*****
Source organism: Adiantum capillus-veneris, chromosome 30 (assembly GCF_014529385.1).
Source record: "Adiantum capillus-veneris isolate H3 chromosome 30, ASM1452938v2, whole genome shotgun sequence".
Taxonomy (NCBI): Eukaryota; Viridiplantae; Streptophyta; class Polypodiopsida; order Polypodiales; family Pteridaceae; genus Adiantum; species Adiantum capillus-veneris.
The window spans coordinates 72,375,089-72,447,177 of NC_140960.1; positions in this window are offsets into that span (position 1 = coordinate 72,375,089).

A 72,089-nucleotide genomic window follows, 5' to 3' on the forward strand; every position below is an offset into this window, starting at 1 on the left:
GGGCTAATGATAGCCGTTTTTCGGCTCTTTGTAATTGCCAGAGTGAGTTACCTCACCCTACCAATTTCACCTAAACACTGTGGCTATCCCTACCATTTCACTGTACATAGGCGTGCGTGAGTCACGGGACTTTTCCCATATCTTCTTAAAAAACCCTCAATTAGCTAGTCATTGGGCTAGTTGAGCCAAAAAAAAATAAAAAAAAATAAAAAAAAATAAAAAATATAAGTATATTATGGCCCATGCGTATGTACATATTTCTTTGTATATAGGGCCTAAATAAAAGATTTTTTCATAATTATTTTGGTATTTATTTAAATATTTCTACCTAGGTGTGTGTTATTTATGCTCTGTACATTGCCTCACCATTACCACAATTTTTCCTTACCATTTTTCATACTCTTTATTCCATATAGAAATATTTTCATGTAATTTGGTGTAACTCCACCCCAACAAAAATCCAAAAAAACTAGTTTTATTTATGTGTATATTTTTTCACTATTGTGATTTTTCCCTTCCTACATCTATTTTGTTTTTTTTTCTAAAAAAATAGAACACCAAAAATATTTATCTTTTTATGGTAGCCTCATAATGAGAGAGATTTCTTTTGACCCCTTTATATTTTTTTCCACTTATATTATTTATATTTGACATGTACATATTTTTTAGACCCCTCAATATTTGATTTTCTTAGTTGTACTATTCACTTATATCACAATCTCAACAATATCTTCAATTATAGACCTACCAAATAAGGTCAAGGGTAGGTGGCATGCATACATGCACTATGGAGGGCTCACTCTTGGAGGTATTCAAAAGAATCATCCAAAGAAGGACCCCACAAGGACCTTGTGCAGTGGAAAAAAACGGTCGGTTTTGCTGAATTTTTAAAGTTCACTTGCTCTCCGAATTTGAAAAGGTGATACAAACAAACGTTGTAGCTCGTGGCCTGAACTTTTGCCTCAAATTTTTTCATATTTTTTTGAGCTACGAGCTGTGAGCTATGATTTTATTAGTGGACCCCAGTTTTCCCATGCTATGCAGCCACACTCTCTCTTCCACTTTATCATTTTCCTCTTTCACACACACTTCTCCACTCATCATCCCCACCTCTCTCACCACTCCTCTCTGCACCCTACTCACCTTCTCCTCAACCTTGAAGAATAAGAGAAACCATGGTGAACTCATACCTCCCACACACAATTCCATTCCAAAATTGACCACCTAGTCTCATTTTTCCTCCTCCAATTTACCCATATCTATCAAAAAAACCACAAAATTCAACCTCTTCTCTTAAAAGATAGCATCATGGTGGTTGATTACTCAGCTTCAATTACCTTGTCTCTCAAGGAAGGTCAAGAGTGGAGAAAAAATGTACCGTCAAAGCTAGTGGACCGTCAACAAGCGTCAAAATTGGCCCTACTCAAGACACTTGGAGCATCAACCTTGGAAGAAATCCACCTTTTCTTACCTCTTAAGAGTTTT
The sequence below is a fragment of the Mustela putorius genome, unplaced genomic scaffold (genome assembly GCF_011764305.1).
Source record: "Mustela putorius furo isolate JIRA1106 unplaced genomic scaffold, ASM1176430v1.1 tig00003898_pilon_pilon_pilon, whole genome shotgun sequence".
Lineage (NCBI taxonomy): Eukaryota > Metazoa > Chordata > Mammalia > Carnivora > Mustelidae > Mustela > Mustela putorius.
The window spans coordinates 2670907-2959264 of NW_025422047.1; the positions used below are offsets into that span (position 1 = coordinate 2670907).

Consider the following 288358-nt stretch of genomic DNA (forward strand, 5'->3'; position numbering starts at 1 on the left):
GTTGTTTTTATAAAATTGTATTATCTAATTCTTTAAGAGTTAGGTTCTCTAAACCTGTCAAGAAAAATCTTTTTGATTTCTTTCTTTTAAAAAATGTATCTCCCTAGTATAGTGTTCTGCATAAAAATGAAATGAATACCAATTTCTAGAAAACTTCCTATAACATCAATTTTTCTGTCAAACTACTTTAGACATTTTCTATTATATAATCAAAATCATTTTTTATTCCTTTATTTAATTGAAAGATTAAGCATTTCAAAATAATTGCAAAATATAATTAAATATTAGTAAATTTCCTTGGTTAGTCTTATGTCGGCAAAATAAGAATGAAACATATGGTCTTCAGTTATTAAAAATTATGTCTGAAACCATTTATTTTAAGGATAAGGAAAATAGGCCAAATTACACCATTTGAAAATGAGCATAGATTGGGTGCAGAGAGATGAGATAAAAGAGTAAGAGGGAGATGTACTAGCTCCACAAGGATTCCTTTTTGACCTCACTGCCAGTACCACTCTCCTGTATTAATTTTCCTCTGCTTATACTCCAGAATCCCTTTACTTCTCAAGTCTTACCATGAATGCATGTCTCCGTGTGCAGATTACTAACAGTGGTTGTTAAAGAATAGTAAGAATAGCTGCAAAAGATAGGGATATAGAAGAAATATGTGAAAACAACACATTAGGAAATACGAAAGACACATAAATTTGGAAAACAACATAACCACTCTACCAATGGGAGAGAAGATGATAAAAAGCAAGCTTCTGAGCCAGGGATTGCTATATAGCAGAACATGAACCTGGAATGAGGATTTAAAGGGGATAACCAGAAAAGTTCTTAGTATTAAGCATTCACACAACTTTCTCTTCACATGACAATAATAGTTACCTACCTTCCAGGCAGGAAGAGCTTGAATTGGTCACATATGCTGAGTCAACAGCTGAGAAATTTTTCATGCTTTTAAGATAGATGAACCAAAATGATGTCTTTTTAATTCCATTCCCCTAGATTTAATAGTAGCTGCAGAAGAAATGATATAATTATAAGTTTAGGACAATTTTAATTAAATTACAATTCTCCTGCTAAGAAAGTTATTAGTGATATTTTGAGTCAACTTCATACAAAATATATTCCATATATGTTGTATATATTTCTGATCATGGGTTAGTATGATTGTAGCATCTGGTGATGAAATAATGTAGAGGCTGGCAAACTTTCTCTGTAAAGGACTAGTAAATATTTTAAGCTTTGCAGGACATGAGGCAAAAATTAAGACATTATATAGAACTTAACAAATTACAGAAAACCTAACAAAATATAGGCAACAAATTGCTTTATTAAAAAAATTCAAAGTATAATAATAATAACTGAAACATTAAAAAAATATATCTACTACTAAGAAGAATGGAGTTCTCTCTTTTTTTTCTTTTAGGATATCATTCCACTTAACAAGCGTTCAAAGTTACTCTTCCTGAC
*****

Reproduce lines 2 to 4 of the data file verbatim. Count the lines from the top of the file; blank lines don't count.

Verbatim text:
Source record: "Adiantum capillus-veneris isolate H3 chromosome 30, ASM1452938v2, whole genome shotgun sequence".
Taxonomy (NCBI): Eukaryota; Viridiplantae; Streptophyta; class Polypodiopsida; order Polypodiales; family Pteridaceae; genus Adiantum; species Adiantum capillus-veneris.
The window spans coordinates 72,375,089-72,447,177 of NC_140960.1; positions in this window are offsets into that span (position 1 = coordinate 72,375,089).